Andrew Archibald Macdonald, PC (14 February 1829 – 21 March 1912), served as the fourth Lieutenant Governor of Prince Edward Island from 1 August 1884 to 2 September 1889, and was one of the fathers of Canadian Confederation.
Born in Three Rivers, Prince Edward Island, Andrew Archibald Macdonald was descended from the Clanranald branch of the Macdonalds of the Isles, the son of Hugh and Catherine Macdonald of Panmure and grandson of Andrew Macdonald who had purchased a large tract of land in the province and, with his family and retainers, emigrated in 1806 from Inverness-shire, Scotland to settle at Three Rivers, where he and his sons carried on an extensive mercantile business for many years. He was educated at a county grammar school and by private tutor and also became a merchant and shipowner. In 1863, he married Elizabeth, the third daughter of Hon. Thomas Owen (formerly Provincial Postmaster General) and they had four sons.
He was elected a member of the Legislative Assembly of Prince Edward Island from 1853 to 1858. He sat as representative for Georgetown in the House of Assembly from 1854 until 1870. When the Legislative Council became elective in 1863, he was returned as a representative of 2nd Kings District in the Legislative Council and again reelected in 1867. Andrew Macdonald was a member of the Executive Council from 1867 to 1872 and again from 18 April 1872 until Prince Edward Island joined Confederation in 1873. He was leader of the Government Party in Legislative Council for some years. He first returned as a representative of the Liberal Party in carrying out Responsible Government and extending the Electoral Franchise. When the Conservative section of the party joined the Liberal section of the Conservative Party, he united with them to pass the Free Education Act, the Land Purchase Act, the Railway Act, the Confederation Act and other progressive measures. In June 1873 he was appointed Postmaster General of the Province. He was Postmaster at Charlottetown until 1 August 1884 as well as Post Office Inspector for the Province from 1880 until that date when he was appointed as the seventeenth Lieutenant Governor of Prince Edward Island since the creation of the Colony in 1763. In 1891 MacDonald was appointed to the Senate of Canada where he remained until his death.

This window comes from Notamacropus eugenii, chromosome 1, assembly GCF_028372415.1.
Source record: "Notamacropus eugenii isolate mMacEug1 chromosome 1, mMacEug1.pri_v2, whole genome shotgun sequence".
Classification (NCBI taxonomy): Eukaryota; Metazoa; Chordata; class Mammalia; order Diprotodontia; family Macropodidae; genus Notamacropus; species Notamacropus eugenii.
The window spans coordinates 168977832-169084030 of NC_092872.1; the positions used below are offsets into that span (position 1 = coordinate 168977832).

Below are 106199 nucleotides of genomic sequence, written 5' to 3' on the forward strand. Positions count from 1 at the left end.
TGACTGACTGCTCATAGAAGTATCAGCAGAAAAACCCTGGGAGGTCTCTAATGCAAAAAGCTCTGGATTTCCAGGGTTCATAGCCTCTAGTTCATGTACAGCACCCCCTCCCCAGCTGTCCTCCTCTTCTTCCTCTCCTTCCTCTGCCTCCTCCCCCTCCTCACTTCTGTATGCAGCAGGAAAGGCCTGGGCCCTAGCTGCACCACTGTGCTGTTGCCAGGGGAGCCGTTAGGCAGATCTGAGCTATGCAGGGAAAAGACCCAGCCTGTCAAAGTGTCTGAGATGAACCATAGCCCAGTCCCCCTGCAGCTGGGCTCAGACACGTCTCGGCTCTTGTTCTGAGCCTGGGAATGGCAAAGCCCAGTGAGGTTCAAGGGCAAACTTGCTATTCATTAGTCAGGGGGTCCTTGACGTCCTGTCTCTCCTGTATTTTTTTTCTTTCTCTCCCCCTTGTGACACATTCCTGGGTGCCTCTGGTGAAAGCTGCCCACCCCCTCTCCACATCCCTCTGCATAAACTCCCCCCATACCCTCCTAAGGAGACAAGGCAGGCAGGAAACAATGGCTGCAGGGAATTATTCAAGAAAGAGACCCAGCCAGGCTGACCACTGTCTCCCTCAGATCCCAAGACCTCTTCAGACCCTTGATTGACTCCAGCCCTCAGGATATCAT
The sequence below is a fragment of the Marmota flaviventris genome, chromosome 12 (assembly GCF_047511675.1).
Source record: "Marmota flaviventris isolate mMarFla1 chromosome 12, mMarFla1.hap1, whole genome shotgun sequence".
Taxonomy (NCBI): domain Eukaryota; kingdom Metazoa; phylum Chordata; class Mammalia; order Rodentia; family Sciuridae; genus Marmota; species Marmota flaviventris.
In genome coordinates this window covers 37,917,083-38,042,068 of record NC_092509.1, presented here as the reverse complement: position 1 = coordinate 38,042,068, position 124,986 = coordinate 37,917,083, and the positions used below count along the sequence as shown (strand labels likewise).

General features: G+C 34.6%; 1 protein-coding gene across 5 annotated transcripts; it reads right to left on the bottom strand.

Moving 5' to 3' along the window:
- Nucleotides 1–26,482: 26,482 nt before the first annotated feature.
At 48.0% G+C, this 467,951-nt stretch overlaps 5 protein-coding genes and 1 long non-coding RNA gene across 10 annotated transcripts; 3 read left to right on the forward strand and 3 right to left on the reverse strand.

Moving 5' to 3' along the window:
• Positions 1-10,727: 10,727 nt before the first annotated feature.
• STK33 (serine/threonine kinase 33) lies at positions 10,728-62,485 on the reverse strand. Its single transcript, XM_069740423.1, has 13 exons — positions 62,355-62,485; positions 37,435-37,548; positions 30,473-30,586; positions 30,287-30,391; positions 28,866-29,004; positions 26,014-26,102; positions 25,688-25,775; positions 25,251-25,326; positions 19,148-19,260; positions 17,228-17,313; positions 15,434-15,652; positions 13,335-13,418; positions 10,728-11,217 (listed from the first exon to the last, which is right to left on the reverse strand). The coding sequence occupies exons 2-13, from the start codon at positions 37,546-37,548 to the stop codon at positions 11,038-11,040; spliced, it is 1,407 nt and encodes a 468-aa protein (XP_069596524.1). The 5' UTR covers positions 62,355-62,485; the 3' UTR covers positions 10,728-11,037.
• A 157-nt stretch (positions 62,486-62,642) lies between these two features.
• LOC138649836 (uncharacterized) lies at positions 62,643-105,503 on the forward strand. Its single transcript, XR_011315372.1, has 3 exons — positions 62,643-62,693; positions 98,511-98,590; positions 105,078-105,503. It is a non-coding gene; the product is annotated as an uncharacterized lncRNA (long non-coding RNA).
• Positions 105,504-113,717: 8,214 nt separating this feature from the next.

He had been the youngest of the delegates to the Charlottetown Conference on the Union of the Lower Provinces in 1864 and in September of the same year, a delegate to the Quebec Conference which succeeded it and arranged the basis of union for all the British North American Colonies.
He was the U.S. Consular Agent at Three Rivers from 1849 to 1870.He was a delegate to the International Convention at Portland, U.S., in 1868 and a member of the Board of Education from 1867 to 1870, a public trustee under the Land Purchase Act (1875) and Chief of the Caledonia Club.
He died at Ottawa, on 21 March 1912.